Archive | November, 2012

Easy come, easy go

29 Nov

A report in today’s Guardian says Newham council are “willing to increase their loan from £40 million to £70 million” as part of a funding package to convert the Olympic stadium to dual football and athletics use, thereby all-but-guaranteeing that West Ham United will move in as prime tenants.

Yes, that’s right. £70 million. Seven zero. Million.

When council considered the matter in March they agreed that they would “provide a loan of up to £40m” (my emphasis added). 

Was this “willingness” to agree to a significant increase in the loan – 75% more than the agreed maximum – discussed with any councillors beyond the mayor’s small ‘magic circle’ of sycophants and yes-men?

How do ordinary councillors feel about risking £70 million on an investment with no obvious business case – and few real benefits to ordinary Newham people – when the authority has just lost the £4 million it loaned to London Pleasure Gardens?

How do they propose to justify to their constituents spending £70 million on kitting out a new stadium for a Premier League football club owned by multi-millionaires when vital frontline public services are being cut?

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A backdoor subsidy for local newspapers

23 Nov

Last week I attended the GovDelivery Annual conference at the National Audit Office. The theme of the conference was digital government communications.

One of the speakers was Dr. Jonathan Carr-West, Director of Policy, at the Local Government Information Unit (LGiU), who shared some scary and alarming research on statutory notice publications.

He revealed that across the country councils spend up to £67.85m (or an average of £181,000 per authority) every year publishing public notices in local newspapers. This is not something they have any choice about: councils have a statutory duty.

Of course, local newspaper owners know this and exploit it to the full. There is evidence that the individual cost of publishing a notice can be upwards of three times that for a normal advert, reaching over £20 per column centimetre in some publications.

This is a lot of money, especially when councils are trying desperately to find savings. It is also an outdated system that has been left behind by technological advances. Furthermore, it ignores the fact that the audience – that’s local people like you and me –  is moving away from printed newspapers, to a varied digital media landscape.

Councils know this. They know that printed notices in local papers are inefficient and a waste of money. They know no-one reads them and they know that almost no-one ever responds to them.

I have submitted a Freedom of Information request to Newham council, asking how much they spend on these notices and how many responses they have generated. My aim isn’t to embarrass the council: for once they are wasting money and it’s not their fault! As a citizen it offends me that public money is being handed over as a back-door subsidy to newspaper proprietors. I want information I can give my local councillors to persuade them to lobby the mayor, and for him in turn to lobby central government to change the law on public notices.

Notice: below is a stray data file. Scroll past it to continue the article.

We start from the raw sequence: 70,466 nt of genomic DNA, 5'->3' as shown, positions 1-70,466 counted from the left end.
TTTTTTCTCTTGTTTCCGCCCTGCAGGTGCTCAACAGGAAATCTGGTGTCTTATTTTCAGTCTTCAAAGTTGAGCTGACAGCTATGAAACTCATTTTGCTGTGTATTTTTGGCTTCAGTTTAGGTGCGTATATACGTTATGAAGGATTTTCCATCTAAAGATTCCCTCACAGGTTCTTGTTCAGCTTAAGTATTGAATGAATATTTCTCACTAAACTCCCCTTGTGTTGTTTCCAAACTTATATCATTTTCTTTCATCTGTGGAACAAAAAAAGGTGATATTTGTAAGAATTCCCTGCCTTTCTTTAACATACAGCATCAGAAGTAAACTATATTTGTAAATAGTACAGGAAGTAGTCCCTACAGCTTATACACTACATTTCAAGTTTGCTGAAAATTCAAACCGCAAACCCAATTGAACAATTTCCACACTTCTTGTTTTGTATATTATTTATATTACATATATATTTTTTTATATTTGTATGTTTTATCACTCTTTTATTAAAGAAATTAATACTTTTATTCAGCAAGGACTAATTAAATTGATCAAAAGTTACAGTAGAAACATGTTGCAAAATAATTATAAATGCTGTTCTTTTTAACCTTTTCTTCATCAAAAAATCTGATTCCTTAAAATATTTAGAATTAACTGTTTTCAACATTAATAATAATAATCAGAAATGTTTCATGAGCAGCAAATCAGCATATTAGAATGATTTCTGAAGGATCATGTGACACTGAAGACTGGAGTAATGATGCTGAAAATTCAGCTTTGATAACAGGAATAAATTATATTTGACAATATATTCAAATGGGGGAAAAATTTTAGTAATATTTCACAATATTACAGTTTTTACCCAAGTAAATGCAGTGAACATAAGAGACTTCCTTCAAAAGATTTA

The coalition government says it believes in localism and that it wants councils to deliver value for money. Well it could prove it by changing the law to free up councils to decide, based on their local online and offline ecosystem, where best to place public notices. They should de-jargonise the content of public notices so ordinary people can understand what the hell they’re about. And they should allow immediate online response – click a button, fill in a form!

Allowing councils to spend a little bit of money with hyperlocal news and community websites would provide a real boost to the sector and lead to significant growth in the number and quality of these sites, while still delivering large savings.

Taking it one step further forwards, the Department for Communities and Local Government should look at developing a central online portal for publication of statutory notices. You could sign-up for automatic email alerts for new notices from your local authority, or subscribe to an RSS feed. The Scottish Government has already partnered with local authorities to produce TellMeScotland, which would be easy to replicate.

You can see Jonathan Carr-West’s presentation online and download a full copy of the LGiU report on public notices.

 

View from Wanstead Park station

19 Nov

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From the westbound platform, looking across towards Sebert Road.

Talking to Jeff Jarvis about Tax

14 Nov

[View the story “Talking to Jeff Jarvis about tax” on Storify]